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Though it pass o'er the graves of the dead and the

hearths of the living, It is the will of the Lord; and his mercy endureth for

ever!”

So he entered the house; and the hum of the wheel

and the singing Suddenly ceased; for Priscilla, aroused by his step on the threshold,

250 Rose as he entered and gave him her hand, in signal

of welcome, Saying, “I knew it was you, when I heard your step

in the passage ; For I was thinking of you, as I sat there singing and

spinning." Awkward and dumb with delight, that a thought of

him had been mingled Thus in the sacred psalm, that came from the heart of the maiden,

255 Silent before her he stood, and gave her the flowers for

an answer, Finding no words for his thought. He remembered

that day in the winter, After the first great snow, when he broke a path from the village,

247 Look up Psalm cxxxvi.

260

Reeling and plunging along through the drifts that

encumbered the doorway, Stamping the snow from his feet as he entered the

house, and Priscilla Laughed at his snowy locks, and gave him a seat by

the fireside, Grateful and pleased to know he had thought of her

in the snowstorm. Had he but spoken then ! perhaps not in vain had he

spoken; Now it was all too late; the golden moment had van

ished ! So he stood there abashed, and gave her the flowers for an answer.

265

Then they sat down and talked of the birds and the

beautiful Springtime; Talked of their friends at home, and the Mayflower

that sailed on the morrow. “I have been thinking all day,” said gently the Puri

tan maiden, “ Dreaming all night, and thinking all day, of the

hedge-rows of England, 260 Hedge-rows: the hedge-rows of England are celebrated. Every visitor to England remembers them. They serve instead of fences to divide the fields, and in the spring are a tangle of running vines, and are full of blossoms.

They are in blossom now, and the country is all like a garden;

270 Thinking of lanes and fields, and the song of the lark

and the linnet, Seeing the village street, and familiar faces of neigh

bors Going about as of old, and stopping to gossip to

gether, And, at the end of the street, the village church, with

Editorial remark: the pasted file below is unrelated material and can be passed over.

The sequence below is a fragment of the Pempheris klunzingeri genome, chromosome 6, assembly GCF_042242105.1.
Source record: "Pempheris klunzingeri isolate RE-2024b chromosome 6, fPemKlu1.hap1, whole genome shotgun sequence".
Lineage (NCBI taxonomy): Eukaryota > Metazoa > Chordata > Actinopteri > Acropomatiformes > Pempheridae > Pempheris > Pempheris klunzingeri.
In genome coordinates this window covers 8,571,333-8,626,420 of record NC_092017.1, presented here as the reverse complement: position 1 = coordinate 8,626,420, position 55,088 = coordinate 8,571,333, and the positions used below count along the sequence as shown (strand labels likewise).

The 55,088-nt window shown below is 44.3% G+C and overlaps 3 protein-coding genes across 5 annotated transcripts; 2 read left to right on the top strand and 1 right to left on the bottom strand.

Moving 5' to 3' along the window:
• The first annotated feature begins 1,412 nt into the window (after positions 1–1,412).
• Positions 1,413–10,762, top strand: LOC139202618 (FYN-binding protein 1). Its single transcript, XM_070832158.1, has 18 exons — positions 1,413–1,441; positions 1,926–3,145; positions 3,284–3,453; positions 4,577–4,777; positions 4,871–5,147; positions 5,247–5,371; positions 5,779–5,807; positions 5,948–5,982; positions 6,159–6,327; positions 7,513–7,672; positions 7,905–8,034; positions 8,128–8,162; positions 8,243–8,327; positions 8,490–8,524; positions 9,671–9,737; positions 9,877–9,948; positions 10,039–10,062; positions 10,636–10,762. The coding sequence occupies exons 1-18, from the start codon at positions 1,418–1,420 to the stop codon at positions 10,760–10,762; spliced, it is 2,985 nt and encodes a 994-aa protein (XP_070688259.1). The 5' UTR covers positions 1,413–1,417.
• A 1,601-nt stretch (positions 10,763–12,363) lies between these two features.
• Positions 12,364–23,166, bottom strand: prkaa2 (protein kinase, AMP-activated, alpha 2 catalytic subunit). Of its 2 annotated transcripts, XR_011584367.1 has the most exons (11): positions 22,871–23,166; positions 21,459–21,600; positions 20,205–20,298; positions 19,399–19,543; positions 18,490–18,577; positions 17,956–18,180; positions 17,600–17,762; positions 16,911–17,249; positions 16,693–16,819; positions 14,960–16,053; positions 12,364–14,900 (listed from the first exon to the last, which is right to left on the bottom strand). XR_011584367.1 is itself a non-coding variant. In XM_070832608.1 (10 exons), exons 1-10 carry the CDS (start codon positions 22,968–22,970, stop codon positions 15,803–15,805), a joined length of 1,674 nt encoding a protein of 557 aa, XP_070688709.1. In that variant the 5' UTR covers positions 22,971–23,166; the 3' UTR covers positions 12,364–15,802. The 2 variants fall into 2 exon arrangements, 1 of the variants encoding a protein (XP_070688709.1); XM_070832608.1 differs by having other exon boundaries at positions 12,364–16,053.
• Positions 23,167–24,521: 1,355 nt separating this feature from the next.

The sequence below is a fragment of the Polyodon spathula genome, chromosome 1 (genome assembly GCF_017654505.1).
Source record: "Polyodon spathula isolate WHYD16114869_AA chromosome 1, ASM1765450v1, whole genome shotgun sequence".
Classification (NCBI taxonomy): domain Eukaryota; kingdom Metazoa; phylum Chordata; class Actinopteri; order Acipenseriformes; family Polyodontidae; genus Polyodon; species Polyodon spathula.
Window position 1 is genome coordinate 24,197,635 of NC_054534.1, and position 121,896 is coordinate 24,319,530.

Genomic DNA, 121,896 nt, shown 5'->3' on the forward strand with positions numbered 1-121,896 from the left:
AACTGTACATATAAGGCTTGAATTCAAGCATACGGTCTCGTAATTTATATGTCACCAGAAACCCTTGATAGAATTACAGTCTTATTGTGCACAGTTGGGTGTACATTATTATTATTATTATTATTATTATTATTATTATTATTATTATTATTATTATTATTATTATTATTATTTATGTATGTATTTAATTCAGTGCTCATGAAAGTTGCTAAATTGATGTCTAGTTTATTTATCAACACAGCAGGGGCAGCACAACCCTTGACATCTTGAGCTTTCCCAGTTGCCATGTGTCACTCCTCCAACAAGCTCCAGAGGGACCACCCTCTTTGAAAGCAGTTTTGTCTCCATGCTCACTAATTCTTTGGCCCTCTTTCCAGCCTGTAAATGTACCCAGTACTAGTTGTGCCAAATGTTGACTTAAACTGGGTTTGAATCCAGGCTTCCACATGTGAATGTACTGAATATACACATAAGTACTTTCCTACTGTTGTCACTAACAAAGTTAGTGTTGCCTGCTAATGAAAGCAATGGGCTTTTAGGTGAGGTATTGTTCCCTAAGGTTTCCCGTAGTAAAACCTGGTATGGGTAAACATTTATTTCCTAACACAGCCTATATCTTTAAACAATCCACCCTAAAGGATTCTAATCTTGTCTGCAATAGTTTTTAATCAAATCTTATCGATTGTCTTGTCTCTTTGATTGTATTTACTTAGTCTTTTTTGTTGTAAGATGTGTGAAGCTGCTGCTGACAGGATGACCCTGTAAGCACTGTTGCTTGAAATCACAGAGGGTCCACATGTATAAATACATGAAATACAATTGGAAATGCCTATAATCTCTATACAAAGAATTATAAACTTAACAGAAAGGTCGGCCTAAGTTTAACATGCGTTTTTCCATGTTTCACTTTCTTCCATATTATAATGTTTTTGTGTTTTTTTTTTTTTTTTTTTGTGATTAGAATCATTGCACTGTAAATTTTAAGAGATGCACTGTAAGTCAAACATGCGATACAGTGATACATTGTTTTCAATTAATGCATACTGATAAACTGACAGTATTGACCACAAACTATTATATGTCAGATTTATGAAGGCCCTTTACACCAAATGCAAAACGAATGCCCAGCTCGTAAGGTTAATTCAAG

the ivy

Climbing the old gray tower, and the quiet graves in the churchyard.

275 Kind are the people I live with, and dear to me my

religion; Still my heart is so sad, that I wish myself back in

Old England. You will say it is wrong, but I cannot help it: I al

most Wish myself back in Old England, I feel so lonely

and wretched.”

Thereupon answered the youth: “Indeed I do not condemn you;

280 Stouter hearts than a woman's have quailed in this

terrible winter.

270-276 A beautiful description of an English village.

Yours is tender and trusting, and needs a stronger to

lean on;

So I have come to you now, with an offer and proffer

of marriage Made by a good man and true, Miles Standish the

Captain of Plymouth !”

Thus he delivered his message, the dexterous writer of letters,

285 Did not embellish the theme, nor array it in beautiful

phrases, But came straight to the point, and blurted it out like

a school-boy; Even the Captain himself could hardly have said it

more bluntly. Mute with amazement and sorrow, Priscilla the Puri

tan maiden Looked into Alden's face, her eyes dilated with won

der,

290

Feeling his words like a blow, that stunned her and

rendered her speechless; Till at length she exclaimed, interrupting the ominous

silence: “If the great Captain of Plymouth is so very eager to

wed me,

Why does he not come himself, and take the trouble

to woo me ? If I am not worth the wooing, I surely am not worth the winning !”

295 Then John Alden began explaining and smoothing

the matter, Making it worse as he went, by saying the Captain

was busy,– Had no time for such things;- such things! the words

grating harshly Fell on the ear of Priscilla ; and swift as a flash she

made answer: “ Has he no time for such things, as you call it, before he is married,

300 Would he be likely to find it, or make it, after the

wedding? That is the way with

you men; you don't understand us, you cannot. When you have made up your minds, after thinking

of this one and that one, Choosing, selecting, rejecting, comparing one with

another, Then you make known your desire, with abrupt and

sudden avowal, And are offended and hurt, and indignant perhaps,

that a woman

305

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